Move over cotton and bamboo, you’ve got some stiff (but so very soft) competition. Buffy, the brand best known for its extra comfy comforters, recently released a new product over a year in the making. We’re pretty sure these 100% eucalyptus sheets were worth the wait. Koala-approved, the fabric is sourced in Austria (not Australia). Sustainable as it is chic, the eucalyptus fabric used to make these luxurious sheets requires substantially less energy, water, and toxic chemicals to produce than cotton, and also has a smaller carbon footprint. For this launch, Buffy also told bleach to be gone—forgoing synthetic dyes for plant-based color sources. So, if you’ve been searching for as-green-as-it-gets, non-toxic sheets, this is pretty much your best bet.
“As the latest product to join Buffy’s lineup, our naturally-dyed Eucalyptus Sheets reaffirm our campaign to encourage more thoughtful and democratic innovation,” says Buffy founder Leo Wang. “We strive to support a new generation of consumers that consciously choose to surround themselves with safe, earth-friendly materials.”
In addition to being sustainable, this moisture-wicking fabric is a dream for hot sleepers. The breathability of eucalyptus allows the body to better self-regulate, which is something we can all appreciate during the hot days of summer.
Buffy first came on to the bedding scene in 2017 with their original Cloud comforter. While most down alternatives feel lumpy and bumpy (so nothing like down, really), this one lives up to its name. The comforter has a soft eucalyptus outer layer that's filled with a fiber made from recycled bottles.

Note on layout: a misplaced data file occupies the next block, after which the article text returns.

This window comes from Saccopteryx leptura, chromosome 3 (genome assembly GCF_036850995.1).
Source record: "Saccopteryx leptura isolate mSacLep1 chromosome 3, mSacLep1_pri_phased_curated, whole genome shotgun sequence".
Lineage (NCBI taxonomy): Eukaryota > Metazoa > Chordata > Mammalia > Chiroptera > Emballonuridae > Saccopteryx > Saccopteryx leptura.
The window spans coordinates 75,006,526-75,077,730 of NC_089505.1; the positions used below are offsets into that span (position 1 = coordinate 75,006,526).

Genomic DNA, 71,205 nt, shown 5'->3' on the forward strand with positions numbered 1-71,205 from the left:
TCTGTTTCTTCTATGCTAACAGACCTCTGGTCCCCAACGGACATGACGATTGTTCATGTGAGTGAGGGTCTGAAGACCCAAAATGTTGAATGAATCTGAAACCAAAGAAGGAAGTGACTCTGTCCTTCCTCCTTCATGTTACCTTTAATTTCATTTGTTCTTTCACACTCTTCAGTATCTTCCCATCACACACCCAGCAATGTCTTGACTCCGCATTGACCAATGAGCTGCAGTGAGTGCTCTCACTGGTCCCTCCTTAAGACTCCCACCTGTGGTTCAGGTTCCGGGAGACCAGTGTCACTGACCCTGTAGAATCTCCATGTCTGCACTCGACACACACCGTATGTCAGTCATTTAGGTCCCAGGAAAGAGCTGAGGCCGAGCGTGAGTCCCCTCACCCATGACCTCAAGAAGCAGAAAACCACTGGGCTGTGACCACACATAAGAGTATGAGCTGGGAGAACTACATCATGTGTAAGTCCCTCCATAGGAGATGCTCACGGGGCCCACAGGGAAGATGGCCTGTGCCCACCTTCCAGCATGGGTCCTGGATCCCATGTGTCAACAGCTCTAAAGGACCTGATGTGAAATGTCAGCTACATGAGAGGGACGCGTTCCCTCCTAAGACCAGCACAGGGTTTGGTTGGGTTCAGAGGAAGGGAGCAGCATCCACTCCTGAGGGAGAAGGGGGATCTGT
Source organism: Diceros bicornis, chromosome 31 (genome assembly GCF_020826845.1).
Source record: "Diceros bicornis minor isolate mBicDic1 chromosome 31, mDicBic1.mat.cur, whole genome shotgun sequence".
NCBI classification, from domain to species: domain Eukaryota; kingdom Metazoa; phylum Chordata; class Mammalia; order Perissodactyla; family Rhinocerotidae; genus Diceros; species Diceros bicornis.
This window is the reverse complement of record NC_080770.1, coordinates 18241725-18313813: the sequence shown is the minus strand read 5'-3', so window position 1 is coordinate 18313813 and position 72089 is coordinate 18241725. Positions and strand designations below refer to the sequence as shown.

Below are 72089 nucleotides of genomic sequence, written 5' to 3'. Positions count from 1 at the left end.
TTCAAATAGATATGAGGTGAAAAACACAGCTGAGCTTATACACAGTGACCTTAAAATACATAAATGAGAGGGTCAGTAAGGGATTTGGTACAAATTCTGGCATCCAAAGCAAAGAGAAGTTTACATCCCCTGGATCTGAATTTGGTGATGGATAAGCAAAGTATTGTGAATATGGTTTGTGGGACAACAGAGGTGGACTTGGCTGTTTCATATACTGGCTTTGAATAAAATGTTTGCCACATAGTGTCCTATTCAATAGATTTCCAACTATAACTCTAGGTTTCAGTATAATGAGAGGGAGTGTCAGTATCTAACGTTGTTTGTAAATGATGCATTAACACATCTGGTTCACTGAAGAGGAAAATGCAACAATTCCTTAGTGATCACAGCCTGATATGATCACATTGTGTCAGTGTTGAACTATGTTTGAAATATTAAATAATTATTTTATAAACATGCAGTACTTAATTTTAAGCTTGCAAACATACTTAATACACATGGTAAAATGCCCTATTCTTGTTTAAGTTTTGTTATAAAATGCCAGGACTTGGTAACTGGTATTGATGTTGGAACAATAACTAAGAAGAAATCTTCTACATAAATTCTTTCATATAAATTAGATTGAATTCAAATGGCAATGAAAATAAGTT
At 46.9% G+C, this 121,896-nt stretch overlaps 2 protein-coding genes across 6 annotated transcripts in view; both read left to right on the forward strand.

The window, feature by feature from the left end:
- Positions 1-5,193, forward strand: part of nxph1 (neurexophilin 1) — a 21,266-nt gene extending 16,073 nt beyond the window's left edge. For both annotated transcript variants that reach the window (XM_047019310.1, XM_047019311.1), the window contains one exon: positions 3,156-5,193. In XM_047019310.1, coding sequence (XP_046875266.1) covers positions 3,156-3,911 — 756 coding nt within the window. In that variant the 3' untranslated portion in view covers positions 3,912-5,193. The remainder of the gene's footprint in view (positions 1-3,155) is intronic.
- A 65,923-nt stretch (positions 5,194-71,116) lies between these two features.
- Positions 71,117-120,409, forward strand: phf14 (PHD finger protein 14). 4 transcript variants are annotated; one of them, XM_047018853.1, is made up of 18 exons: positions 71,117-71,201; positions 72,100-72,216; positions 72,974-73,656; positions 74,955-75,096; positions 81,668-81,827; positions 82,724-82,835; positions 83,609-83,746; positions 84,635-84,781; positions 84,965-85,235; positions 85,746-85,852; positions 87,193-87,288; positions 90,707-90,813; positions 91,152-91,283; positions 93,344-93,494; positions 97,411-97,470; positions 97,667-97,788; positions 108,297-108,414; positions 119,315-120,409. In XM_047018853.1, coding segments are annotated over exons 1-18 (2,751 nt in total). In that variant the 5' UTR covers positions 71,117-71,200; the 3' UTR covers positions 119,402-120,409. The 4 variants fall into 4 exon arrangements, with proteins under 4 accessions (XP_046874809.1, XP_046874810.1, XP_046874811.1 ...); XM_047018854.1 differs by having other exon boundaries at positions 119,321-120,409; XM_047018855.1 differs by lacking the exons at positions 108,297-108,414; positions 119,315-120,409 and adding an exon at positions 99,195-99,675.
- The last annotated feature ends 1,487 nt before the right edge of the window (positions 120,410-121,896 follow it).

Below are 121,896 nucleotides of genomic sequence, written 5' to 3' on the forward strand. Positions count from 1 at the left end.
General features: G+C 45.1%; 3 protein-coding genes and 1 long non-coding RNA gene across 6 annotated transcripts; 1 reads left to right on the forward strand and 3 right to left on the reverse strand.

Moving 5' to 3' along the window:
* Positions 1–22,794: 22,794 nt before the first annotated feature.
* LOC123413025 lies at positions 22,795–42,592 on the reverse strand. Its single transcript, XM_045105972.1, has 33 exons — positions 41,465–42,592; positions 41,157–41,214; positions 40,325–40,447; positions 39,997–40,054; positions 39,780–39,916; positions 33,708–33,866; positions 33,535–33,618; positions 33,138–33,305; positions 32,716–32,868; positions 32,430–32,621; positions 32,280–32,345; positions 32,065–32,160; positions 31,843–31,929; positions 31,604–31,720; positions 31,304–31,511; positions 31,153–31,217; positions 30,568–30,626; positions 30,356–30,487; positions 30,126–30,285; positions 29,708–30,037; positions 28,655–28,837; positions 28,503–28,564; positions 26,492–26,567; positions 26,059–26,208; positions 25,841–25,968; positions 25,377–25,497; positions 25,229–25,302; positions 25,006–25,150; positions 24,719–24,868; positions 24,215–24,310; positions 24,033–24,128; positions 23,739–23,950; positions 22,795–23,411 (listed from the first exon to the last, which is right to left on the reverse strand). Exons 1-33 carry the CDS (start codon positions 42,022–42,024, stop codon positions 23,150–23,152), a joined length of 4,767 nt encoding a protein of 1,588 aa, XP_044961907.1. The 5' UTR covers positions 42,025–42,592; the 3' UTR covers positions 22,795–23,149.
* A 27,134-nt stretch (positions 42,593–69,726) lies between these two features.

Buffy’s second comforter, the Breeze, has a eucalyptus outer layer and inner fill. Just as soft and environmentally friendly as the Cloud, the Breeze was engineered for people who tend to sleep on the warmer side.
While all of these products sound like a dream, they actually live up to the hype. As of early 2021, the Cloud has over 21,000 5-star reviews for a total of 4.8 stars on Buffy’s website. It’s also highly rated on Amazon. The Breeze is equally coveted.
After comforters, sheets were naturally (no pun intended) the next step for Buffy. While sustainable sheets are nothing new, these are the first sustainable and naturally dyed sheets available for the mass market. Most brands of naturally dyed sheets are manufactured in small, artisanal batches.
Buffy's sheets come bundled in a set which includes a fitted sheet, top sheet, and two pillowcases. The price ranges from $169 for a Twin set to $229 for a California King. The duvet cover is currently sold separately, starting at $99 for a Twin size set and $149 for a King/California King.
While these sheets aren’t exactly inexpensive, they are reasonably priced considering their environmentally friendly manufacturing process. Most other sheets are dyed in a way that’s down and dirty, to say the very least. The process releases lots of toxic chemicals that are harmful to both the environment as a whole, as well as the staff working in the plants.
Buffy’s sheets are dyed ultrasonically, which, according to the brand, uses sound waves to penetrate the surface molecules of the fibers. This method is very energy-efficient and results in a richer color. Even more so, it creates a durable product without any chemicals, artificial binders, or toxic run-off water.
These sheets are also designed to be washed in cold water, which is another benefit for the environment (and your electric bill). While Buffy says they’re built to last a long time, when you’re ready for a new set, you can get rid of these almost entirely guilt-free because they’re compostable.
Four different colors made of 100% natural sources—many of which you know, love and have potentially snacked on—were part of the initial launch. The light gray and dark gray dyes come from pomegranate, eucalyptus, and tea. The blush pink sheets are made with turmeric, gardenia, and walnut. A bleach-free classic white is also available. Additional colors include blue and light blue.
Patti A, Cicala G, Acierno D. Eco-Sustainability of the Textile Production: Waste Recovery and Current Recycling in the Composites World. Polymers (Basel). 2020;13(1):134. doi:10.3390/polym13010134